COLUMN By RICHARD WADE
Mar. 03, 2010
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My boyfriend and I are both atheists. Many of his close friends are Christian-and very conservative. Both of us, but especially him, get into heated arguments/debates with them over religion, gay rights and the current administration (Obama is the Devil, apparently, and Bush was the bee's knees).
The problem is that my boyfriend comes off as being very antagonistic in these discussions. When debating with his friends, he quickly becomes overly sarcastic, insulting, patronizing and belittling. I've tried telling him that his behavior isn't helping any efforts to rid the world of prejudice against atheism. We're not going to change any minds–about nearly anything, but especially the treatment of atheists–by being hostile. He just doesn't seem to understand that by repeatedly insulting the invisible man in the sky, he's alienating his Christian friends and just proving them "right" about people who don't believe in God.
I love my boyfriend dearly, and in every other situation he's the sweetest, kindest man with more patience than a saint. But I don't know how to get through to him that he can't always beat people down until they either admit he's right or flatly end the discussion. What should I say to him?
After witnessing hundreds of such discussions, I've decided that there are two basic reasons why people engage in this kind of behavior. One is to try to persuade the other person to change their opinion, viewpoint, belief or behavior. The other is simply to express themselves.
I think your boyfriend may be in the second group. If so, he is focused on the satisfaction of expressing his opinions and venting his aggression, and not on the effect he will have on whoever is listening–or even whether they will agree with him. In fact, the person or people he's talking to may be almost incidental.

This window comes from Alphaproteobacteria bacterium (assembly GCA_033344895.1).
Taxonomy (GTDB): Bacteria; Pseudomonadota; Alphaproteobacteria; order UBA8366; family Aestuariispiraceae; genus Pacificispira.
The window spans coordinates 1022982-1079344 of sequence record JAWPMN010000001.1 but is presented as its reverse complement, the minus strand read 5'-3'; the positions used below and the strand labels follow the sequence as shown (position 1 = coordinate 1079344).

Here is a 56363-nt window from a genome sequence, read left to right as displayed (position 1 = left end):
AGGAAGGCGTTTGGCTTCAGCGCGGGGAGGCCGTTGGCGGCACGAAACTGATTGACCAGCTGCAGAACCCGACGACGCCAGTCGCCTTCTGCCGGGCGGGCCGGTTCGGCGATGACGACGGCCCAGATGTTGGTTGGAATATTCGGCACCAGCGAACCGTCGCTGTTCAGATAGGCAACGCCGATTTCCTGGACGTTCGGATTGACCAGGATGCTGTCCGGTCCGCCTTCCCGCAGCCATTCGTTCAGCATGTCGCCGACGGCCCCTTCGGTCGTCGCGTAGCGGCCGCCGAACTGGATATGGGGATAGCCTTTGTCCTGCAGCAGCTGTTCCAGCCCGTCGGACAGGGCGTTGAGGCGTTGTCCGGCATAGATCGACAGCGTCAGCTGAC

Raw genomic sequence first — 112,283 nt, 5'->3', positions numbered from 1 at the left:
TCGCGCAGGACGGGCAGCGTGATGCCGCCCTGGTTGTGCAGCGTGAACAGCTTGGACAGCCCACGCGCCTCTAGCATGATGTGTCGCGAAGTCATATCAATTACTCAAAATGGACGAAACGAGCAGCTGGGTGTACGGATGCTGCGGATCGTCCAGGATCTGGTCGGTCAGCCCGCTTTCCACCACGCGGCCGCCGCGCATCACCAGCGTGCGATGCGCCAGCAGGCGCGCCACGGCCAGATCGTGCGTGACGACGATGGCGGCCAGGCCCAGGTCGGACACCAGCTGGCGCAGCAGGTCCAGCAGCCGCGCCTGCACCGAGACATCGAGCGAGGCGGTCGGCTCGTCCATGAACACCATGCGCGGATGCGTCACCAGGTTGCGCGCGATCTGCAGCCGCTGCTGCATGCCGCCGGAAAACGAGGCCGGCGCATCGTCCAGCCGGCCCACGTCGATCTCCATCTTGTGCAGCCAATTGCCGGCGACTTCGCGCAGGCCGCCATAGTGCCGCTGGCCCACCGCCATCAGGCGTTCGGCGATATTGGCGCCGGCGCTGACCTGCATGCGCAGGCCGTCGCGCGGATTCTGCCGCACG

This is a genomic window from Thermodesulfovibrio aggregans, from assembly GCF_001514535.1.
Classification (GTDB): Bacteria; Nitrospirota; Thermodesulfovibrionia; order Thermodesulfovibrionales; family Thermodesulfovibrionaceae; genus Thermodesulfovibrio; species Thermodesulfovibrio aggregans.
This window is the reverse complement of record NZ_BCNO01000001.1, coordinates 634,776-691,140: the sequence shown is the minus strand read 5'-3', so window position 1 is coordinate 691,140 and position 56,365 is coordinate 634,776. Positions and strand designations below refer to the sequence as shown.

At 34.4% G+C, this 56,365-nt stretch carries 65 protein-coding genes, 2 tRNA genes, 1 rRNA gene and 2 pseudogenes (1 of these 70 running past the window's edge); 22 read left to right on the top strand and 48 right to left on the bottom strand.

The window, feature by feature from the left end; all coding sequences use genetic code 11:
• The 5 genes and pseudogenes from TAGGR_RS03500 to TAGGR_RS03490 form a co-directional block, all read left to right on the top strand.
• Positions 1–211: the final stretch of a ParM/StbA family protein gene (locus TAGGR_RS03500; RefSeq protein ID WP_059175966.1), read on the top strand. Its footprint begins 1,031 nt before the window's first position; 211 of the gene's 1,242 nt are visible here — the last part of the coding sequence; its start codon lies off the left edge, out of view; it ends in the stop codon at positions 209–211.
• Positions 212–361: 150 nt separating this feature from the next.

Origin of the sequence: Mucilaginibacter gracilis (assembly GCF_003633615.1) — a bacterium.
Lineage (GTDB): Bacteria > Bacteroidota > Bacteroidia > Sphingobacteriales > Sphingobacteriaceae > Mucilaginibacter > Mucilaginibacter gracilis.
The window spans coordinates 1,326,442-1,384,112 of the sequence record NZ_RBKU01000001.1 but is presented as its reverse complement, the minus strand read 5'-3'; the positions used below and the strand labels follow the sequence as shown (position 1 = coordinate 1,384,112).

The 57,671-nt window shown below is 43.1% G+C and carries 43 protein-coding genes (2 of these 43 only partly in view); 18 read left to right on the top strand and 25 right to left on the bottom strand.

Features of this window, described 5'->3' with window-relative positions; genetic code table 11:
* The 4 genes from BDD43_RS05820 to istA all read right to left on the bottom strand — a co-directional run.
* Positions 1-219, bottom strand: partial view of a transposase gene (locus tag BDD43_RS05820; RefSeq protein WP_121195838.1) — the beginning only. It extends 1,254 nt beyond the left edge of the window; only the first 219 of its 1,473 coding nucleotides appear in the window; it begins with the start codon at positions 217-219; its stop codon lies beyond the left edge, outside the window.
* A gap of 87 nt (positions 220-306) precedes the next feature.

When two opposing "expressors" get into one of these diatribe duels, it resembles ritualized combat. Although it may sound angry and loud, it's actually more like a sparring match and is not really intended to vanquish the opponent. If one side were to actually concede to the other, then the fun would be over.
Think of what you have observed. Your boyfriend and one of his friends indulge in this game again and again, but nothing in either person changes and they continue to remain friends. It's reasonable to conclude that they are getting exactly what they want: play. From how it sounds, you're probably not going to get him to change his behavior. From his point of view, he's enjoying the sport of debate, so why should he stop?
Bettering the image of atheists is probably not really his concern. Although I prefer constructive dialogues, I don't think that we should presume that any individual atheist "owes" support to any goal, agenda or cause of atheism in general. Some want to act in ways that make things better for other atheists or society in general, while others are unconcerned with such things. For both better and worse, that is the nature of free thinking.
Now, if your boyfriend ever gets interested in actually persuading someone to rethink their views, then he would do well to learn from you. He will have to put aside his combative style because it doesn't result in a change of opinion and, as you have noted, only results in reinforcing the original opinion. This is because when he slips insults in with his argument, he gives the other person a strong emotional incentive to not agree with that argument. The implication is that if the argument is valid, then the insults are valid, too.
The art of effective persuasion requires patience, empathy, compassion, tact, humor and a goodwill that rises above the differences of opinion to appeal to the mutual interests and needs that we share. It also involves seed-planting, nurturing, coaxing and, most of all, really good listening. The best persuaders talk much more with their ears than with their mouths.
Frustrated, when all their hostile posturing becomes tiresome, excuse yourself, telling them that you'll be back after they're finished. Find a mature person to converse with beyond the reach of the din, or just enjoy the restorative and clarifying wisdom whispered to you by trees, sky and fresh air.
Richard Wade identifies as both a humanist and an atheist. He has worked as an artist and as a marriage and family therapist with many years in the specialization of addiction. Now retired, he has counseled more than ten thousand patients. Questions to this advice column are welcome from any perspective or belief, not just that of humanism or atheism. Richard Wade's column can also be read on a regular basis at The Friendly Atheist blog.